Another essential philosophy of Mennonites is their belief in community. Mennonites tend to group together and live in communities that are primarily Mennonite. This probably has to do with a desire to be separate from the world, and it is comforting to be among fellow believers where individuals don't feel threatened because of different religious convictions. Community is one of the aspects that I most appreciate about being a Mennonite because there is a feeling of family and support. However, I am convinced that these small intentional communities can be both good and bad. Although it is valuable to be brought up in a Mennonite community with useful role models, I believe that the community can have a sheltering effect on young Mennonites. The community shields and protects young people from knowing what the outside world is really like. They are then unprepared to face difficulties outside of the community. I do value the community aspect of the Mennonite faith and the support from that community, but Mennonites must also be careful not to hide the real world from their members.
Along with a community lifestyle, Mennonites also believe in living simply and humbly. This is a tradition also deeply rooted in Anabaptist beginnings. The early Anabaptists believed that Christians should not do anything that draws unnecessary attention to themselves. Mennonites have followed the Anabaptists with this attitude. For me, this is one of the most visible and memorable characteristics of Mennonites. My grandparents in particular have been a constant example of simple living and humility in my life. They never wore flashy clothes or drove nice cars, but instead lived only with what they needed. In the past, this belief in humility often caused Mennonites to reject sports and performing arts because these activities were viewed as unnecessary. Recently, this conviction has been relaxed by many and Mennonites now frequently participate in cultural activities such as art. I appreciate this shift in attitude, which I believe shows Mennonites' ability to change traditional beliefs in some cases.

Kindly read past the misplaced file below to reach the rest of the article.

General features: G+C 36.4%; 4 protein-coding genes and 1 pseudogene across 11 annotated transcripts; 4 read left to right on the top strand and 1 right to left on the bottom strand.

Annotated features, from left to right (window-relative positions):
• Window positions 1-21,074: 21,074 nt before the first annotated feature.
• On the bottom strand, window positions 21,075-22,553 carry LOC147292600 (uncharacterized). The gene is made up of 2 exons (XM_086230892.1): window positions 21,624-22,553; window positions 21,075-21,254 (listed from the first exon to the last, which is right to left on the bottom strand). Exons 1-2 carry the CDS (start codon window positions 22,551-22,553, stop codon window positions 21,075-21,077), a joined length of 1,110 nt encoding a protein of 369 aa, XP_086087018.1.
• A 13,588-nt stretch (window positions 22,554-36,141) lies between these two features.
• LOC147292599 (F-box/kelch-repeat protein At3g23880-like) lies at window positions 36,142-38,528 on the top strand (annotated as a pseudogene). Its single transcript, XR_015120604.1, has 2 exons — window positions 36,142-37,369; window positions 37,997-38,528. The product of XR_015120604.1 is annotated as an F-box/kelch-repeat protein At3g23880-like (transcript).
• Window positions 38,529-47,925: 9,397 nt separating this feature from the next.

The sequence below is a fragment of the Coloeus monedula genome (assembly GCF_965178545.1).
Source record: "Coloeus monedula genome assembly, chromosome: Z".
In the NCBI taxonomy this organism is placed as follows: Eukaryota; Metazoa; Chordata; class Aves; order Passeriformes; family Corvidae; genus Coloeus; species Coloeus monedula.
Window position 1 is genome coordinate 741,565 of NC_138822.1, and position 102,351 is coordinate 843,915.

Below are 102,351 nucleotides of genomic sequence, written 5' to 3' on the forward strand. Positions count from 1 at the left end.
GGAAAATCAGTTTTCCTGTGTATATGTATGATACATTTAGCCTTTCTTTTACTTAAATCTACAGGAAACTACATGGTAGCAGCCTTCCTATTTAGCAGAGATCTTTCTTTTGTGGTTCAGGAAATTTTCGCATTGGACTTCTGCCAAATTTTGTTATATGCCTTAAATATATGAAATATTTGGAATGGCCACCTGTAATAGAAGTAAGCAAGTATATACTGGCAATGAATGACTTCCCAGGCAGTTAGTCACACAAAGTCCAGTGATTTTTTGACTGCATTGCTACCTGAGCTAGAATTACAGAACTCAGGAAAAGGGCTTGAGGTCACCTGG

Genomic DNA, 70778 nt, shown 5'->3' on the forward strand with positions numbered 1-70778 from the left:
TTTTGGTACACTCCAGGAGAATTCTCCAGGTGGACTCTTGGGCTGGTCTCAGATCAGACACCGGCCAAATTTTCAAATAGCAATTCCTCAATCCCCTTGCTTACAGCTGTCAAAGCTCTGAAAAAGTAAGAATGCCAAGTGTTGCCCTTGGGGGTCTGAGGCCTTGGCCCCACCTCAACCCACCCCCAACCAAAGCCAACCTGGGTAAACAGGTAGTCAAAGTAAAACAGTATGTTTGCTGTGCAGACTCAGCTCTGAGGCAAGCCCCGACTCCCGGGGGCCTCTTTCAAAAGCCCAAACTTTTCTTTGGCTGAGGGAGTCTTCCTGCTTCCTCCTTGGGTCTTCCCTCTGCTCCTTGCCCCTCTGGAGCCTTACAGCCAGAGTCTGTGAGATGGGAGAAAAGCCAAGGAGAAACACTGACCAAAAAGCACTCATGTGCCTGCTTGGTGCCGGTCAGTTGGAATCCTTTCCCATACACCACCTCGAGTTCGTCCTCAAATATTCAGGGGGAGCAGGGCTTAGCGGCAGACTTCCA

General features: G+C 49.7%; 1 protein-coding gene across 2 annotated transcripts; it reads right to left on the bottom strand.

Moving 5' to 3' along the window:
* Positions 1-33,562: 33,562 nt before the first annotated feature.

A final Mennonite conviction that I consider very important is the doctrine of pacifism and nonviolence. This is a core belief to the Mennonite faith, and it is also a principle idea that sets Mennonites apart from most other religions. In many cases, pacifism is something that identifies Mennonites in the larger world. This is particularly evident during wars when Mennonites participate in alternative service rather than the military. Both of my grandfathers and my own father had to make the decision to go into service during World War II and Vietnam. Although Mennonites are not persecuted for their beliefs in the way that the early Anabaptists were in 16th century Europe, the doctrine of peace and nonviolence is a belief that makes modern Mennonites stand up against the government for what they believe.
I am a Mennonite because I believe and try to live by the above principles. I have thought through the Mennonite doctrine and these are ideas that I value. Although I live in a time and place where I am not persecuted for my beliefs, I am quickly reminded how different I am when I go to places where no one else is Mennonite. But instead of making me feel alienated and alone, this feeling of difference makes me more fully appreciate my Anabaptist roots and the Mennonite community.
This essay was completed for an Anabaptist/Mennonite History class at Goshen College in April 1999.